Can’t say what the net effect of Iranian crude on the world oil market will be. It’s not looking good for the Alberta tar patch or U.S. frackers, but that’s not what this is about.
Before he passed last April just short of his 9oth birthday, I spent a week with my uncle Larry Edwards in Ponoka, Alberta. Ponoka’s the Real McCoy, a cowtown on the highway between Edmonton and Calgary, home of the Ponoka Stampede and the Ponoka International Airport. Every summer just prior to the Calgary Stampede, the airport hosts an invasion of rodeo stars from across North America, flying in on their private jets to compete in what everyone says is the last pure rodeo. The rest of the year, Ponoka is a drive away from wherever people want to be, whether it’s Calgary or Edmonton or Red Deer.
I was sitting with Larry in the Ponoka Hospital while he was getting a platelet transfusion for the leukemia that was killing him. We got around to talking about the oil companies. The perfidy of Big Oil was one of Larry’s best rants. Like most Western Canadians, Larry and Bernice drove a lot, and I’m not talking about shopping in Red Deer. They’d hop in the SUV for the half-day drive to the family farm in Three Hills or a day’s spin to Saskatchewan to see Larry’s daughter. They’d take a quick spin over the Rockies to Vancouver. Or they’d drop the camper into the pickup and head East to see family in Ontario, Quebec and the Maritimes. When it came to knowing how to get the best mileage out of whatever he was driving, the canny old farmer had it.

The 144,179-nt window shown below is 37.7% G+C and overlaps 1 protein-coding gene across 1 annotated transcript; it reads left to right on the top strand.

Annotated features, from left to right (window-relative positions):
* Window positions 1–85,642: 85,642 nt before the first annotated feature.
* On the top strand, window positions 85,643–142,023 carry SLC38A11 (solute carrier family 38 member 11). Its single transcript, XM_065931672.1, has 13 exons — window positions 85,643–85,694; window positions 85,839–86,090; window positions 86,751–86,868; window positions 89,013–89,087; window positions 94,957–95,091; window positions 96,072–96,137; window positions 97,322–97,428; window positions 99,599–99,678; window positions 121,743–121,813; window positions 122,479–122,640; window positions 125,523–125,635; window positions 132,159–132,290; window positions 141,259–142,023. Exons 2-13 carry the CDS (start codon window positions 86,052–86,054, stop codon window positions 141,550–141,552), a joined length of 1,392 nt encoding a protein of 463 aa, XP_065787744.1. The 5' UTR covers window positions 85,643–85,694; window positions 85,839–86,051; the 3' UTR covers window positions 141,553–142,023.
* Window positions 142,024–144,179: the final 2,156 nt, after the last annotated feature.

“Jim, there’s something fishy with Canadian gas,” Larry said that afternoon. “You just don’t get the same mileage with it that you do with U.S. gas.” It wasn’t the price difference or the metric/Imperial conversion, he went on, but the bang for the same quantity. “Don’t believe me. Try it yourself.”
I was skeptical. Gas is sold according to octane rating. All else being equal, two tankfuls of gas of the same octane rating should deliver the same mileage. But since my conversation with Larry I’ve been running my own experiment. I drive a 2010 Toyota Venza V-6 with AWD. When I fill up on this side of the border with 87-octane regular, I get in the neighbourhood of 475 km from a tankful. When I’m gassing up in Ontario I usually spring for the 94 octane mid-grade, which raises my mileage over the 500 mark. When we drove to Malone, N.Y. to buy Powerball lottery tickets, I filled up with U.S. regular. That tank took me 525 km before the low-gas warning light came on. I was so pleased I could almost forget not having won the $1.5B US.
Was Larry right? Is there something fishy about Canadian gas? I’m continuing my experiment and I welcome comment.